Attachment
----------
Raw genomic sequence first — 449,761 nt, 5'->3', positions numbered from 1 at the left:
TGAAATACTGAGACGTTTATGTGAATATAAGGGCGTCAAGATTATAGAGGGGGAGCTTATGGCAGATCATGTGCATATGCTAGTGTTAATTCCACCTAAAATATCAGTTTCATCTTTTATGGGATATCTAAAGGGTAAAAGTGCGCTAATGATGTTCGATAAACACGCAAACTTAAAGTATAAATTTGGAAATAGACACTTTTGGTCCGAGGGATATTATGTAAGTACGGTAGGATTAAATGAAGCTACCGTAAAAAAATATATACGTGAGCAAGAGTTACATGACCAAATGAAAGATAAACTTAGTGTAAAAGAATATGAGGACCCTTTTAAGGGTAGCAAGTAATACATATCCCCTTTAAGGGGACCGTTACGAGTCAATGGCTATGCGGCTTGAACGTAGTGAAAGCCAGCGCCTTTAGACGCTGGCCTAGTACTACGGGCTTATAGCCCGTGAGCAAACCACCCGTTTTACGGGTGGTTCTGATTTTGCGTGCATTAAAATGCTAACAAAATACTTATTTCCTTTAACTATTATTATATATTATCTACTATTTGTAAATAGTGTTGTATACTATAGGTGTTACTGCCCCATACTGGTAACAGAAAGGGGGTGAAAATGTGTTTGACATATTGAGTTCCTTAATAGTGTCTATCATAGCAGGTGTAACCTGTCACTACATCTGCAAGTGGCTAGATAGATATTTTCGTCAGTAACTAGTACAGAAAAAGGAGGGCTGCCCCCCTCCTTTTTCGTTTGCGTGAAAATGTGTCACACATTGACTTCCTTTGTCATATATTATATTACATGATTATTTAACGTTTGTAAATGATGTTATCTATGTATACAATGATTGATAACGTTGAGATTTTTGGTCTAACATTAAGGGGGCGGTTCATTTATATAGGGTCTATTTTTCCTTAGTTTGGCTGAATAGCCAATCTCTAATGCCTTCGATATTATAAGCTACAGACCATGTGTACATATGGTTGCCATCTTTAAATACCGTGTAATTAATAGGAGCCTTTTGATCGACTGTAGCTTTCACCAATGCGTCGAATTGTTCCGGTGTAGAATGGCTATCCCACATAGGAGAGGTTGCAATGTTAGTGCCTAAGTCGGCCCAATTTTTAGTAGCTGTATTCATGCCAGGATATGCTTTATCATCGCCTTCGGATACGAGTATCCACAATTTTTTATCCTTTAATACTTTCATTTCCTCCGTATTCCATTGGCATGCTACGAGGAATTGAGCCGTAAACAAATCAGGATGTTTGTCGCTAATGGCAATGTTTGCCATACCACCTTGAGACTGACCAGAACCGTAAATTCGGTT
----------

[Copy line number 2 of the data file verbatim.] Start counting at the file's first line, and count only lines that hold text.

TGAAATACTGAGACGTTTATGTGAATATAAGGGCGTCAAGATTATAGAGGGGGAGCTTATGGCAGATCATGTGCATATGCTAGTGTTAATTCCACCTAAAATATCAGTTTCATCTTTTATGGGATATCTAAAGGGTAAAAGTGCGCTAATGATGTTCGATAAACACGCAAACTTAAAGTATAAATTTGGAAATAGACACTTTTGGTCCGAGGGATATTATGTAAGTACGGTAGGATTAAATGAAGCTACCGTAAAAAAATATATACGTGAGCAAGAGTTACATGACCAAATGAAAGATAAACTTAGTGTAAAAGAATATGAGGACCCTTTTAAGGGTAGCAAGTAATACATATCCCCTTTAAGGGGACCGTTACGAGTCAATGGCTATGCGGCTTGAACGTAGTGAAAGCCAGCGCCTTTAGACGCTGGCCTAGTACTACGGGCTTATAGCCCGTGAGCAAACCACCCGTTTTACGGGTGGTTCTGATTTTGCGTGCATTAAAATGCTAACAAAATACTTATTTCCTTTAACTATTATTATATATTATCTACTATTTGTAAATAGTGTTGTATACTATAGGTGTTACTGCCCCATACTGGTAACAGAAAGGGGGTGAAAATGTGTTTGACATATTGAGTTCCTTAATAGTGTCTATCATAGCAGGTGTAACCTGTCACTACATCTGCAAGTGGCTAGATAGATATTTTCGTCAGTAACTAGTACAGAAAAAGGAGGGCTGCCCCCCTCCTTTTTCGTTTGCGTGAAAATGTGTCACACATTGACTTCCTTTGTCATATATTATATTACATGATTATTTAACGTTTGTAAATGATGTTATCTATGTATACAATGATTGATAACGTTGAGATTTTTGGTCTAACATTAAGGGGGCGGTTCATTTATATAGGGTCTATTTTTCCTTAGTTTGGCTGAATAGCCAATCTCTAATGCCTTCGATATTATAAGCTACAGACCATGTGTACATATGGTTGCCATCTTTAAATACCGTGTAATTAATAGGAGCCTTTTGATCGACTGTAGCTTTCACCAATGCGTCGAATTGTTCCGGTGTAGAATGGCTATCCCACATAGGAGAGGTTGCAATGTTAGTGCCTAAGTCGGCCCAATTTTTAGTAGCTGTATTCATGCCAGGATATGCTTTATCATCGCCTTCGGATACGAGTATCCACAATTTTTTATCCTTTAATACTTTCATTTCCTCCGTATTCCATTGGCATGCTACGAGGAATTGAGCCGTAAACAAATCAGGATGTTTGTCGCTAATGGCAATGTTTGCCATACCACCTTGAGACTGACCAGAACCGTAAATTCGGTT